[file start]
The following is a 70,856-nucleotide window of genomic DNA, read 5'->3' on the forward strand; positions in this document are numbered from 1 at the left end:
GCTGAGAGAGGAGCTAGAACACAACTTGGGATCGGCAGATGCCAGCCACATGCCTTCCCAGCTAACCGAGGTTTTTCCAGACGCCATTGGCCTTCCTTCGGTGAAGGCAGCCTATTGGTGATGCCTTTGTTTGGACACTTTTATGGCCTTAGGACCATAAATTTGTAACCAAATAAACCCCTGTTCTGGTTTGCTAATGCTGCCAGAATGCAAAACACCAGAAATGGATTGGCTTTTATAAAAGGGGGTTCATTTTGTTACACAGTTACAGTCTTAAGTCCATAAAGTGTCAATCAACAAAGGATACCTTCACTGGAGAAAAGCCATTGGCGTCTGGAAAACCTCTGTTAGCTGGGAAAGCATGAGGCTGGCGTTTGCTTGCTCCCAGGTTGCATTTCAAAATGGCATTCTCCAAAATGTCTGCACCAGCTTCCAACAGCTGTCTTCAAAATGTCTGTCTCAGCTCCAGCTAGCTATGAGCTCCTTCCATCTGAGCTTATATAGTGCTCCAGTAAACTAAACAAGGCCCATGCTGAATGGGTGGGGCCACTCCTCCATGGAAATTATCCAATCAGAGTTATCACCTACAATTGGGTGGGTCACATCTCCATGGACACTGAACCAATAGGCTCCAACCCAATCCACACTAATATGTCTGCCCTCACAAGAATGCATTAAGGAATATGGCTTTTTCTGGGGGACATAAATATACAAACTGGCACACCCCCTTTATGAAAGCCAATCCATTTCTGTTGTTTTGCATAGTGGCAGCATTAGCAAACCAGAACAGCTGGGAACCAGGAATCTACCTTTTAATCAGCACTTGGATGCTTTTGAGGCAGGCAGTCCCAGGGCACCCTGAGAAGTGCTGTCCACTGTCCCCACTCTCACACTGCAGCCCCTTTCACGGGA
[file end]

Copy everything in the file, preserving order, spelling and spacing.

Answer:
The following is a 70,856-nucleotide window of genomic DNA, read 5'->3' on the forward strand; positions in this document are numbered from 1 at the left end:
GCTGAGAGAGGAGCTAGAACACAACTTGGGATCGGCAGATGCCAGCCACATGCCTTCCCAGCTAACCGAGGTTTTTCCAGACGCCATTGGCCTTCCTTCGGTGAAGGCAGCCTATTGGTGATGCCTTTGTTTGGACACTTTTATGGCCTTAGGACCATAAATTTGTAACCAAATAAACCCCTGTTCTGGTTTGCTAATGCTGCCAGAATGCAAAACACCAGAAATGGATTGGCTTTTATAAAAGGGGGTTCATTTTGTTACACAGTTACAGTCTTAAGTCCATAAAGTGTCAATCAACAAAGGATACCTTCACTGGAGAAAAGCCATTGGCGTCTGGAAAACCTCTGTTAGCTGGGAAAGCATGAGGCTGGCGTTTGCTTGCTCCCAGGTTGCATTTCAAAATGGCATTCTCCAAAATGTCTGCACCAGCTTCCAACAGCTGTCTTCAAAATGTCTGTCTCAGCTCCAGCTAGCTATGAGCTCCTTCCATCTGAGCTTATATAGTGCTCCAGTAAACTAAACAAGGCCCATGCTGAATGGGTGGGGCCACTCCTCCATGGAAATTATCCAATCAGAGTTATCACCTACAATTGGGTGGGTCACATCTCCATGGACACTGAACCAATAGGCTCCAACCCAATCCACACTAATATGTCTGCCCTCACAAGAATGCATTAAGGAATATGGCTTTTTCTGGGGGACATAAATATACAAACTGGCACACCCCCTTTATGAAAGCCAATCCATTTCTGTTGTTTTGCATAGTGGCAGCATTAGCAAACCAGAACAGCTGGGAACCAGGAATCTACCTTTTAATCAGCACTTGGATGCTTTTGAGGCAGGCAGTCCCAGGGCACCCTGAGAAGTGCTGTCCACTGTCCCCACTCTCACACTGCAGCCCCTTTCACGGGA